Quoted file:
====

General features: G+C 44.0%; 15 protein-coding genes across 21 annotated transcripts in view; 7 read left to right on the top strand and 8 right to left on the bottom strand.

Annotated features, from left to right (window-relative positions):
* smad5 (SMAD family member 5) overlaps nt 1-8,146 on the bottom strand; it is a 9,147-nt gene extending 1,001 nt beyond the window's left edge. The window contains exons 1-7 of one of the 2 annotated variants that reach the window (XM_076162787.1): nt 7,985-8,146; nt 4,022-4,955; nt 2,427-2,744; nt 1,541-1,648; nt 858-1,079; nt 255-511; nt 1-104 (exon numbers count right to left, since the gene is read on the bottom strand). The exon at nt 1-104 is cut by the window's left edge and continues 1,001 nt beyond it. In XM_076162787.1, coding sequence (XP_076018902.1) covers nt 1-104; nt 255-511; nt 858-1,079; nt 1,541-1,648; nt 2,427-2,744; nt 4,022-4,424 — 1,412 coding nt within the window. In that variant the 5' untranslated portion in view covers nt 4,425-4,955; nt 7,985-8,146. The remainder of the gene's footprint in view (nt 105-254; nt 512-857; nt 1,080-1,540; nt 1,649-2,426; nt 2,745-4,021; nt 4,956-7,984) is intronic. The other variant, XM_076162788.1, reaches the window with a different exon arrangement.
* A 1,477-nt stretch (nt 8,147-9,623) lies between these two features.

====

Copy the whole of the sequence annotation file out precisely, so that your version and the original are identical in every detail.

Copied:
General features: G+C 44.0%; 15 protein-coding genes across 21 annotated transcripts in view; 7 read left to right on the top strand and 8 right to left on the bottom strand.

Annotated features, from left to right (window-relative positions):
* smad5 (SMAD family member 5) overlaps nt 1-8,146 on the bottom strand; it is a 9,147-nt gene extending 1,001 nt beyond the window's left edge. The window contains exons 1-7 of one of the 2 annotated variants that reach the window (XM_076162787.1): nt 7,985-8,146; nt 4,022-4,955; nt 2,427-2,744; nt 1,541-1,648; nt 858-1,079; nt 255-511; nt 1-104 (exon numbers count right to left, since the gene is read on the bottom strand). The exon at nt 1-104 is cut by the window's left edge and continues 1,001 nt beyond it. In XM_076162787.1, coding sequence (XP_076018902.1) covers nt 1-104; nt 255-511; nt 858-1,079; nt 1,541-1,648; nt 2,427-2,744; nt 4,022-4,424 — 1,412 coding nt within the window. In that variant the 5' untranslated portion in view covers nt 4,425-4,955; nt 7,985-8,146. The remainder of the gene's footprint in view (nt 105-254; nt 512-857; nt 1,080-1,540; nt 1,649-2,426; nt 2,745-4,021; nt 4,956-7,984) is intronic. The other variant, XM_076162788.1, reaches the window with a different exon arrangement.
* A 1,477-nt stretch (nt 8,147-9,623) lies between these two features.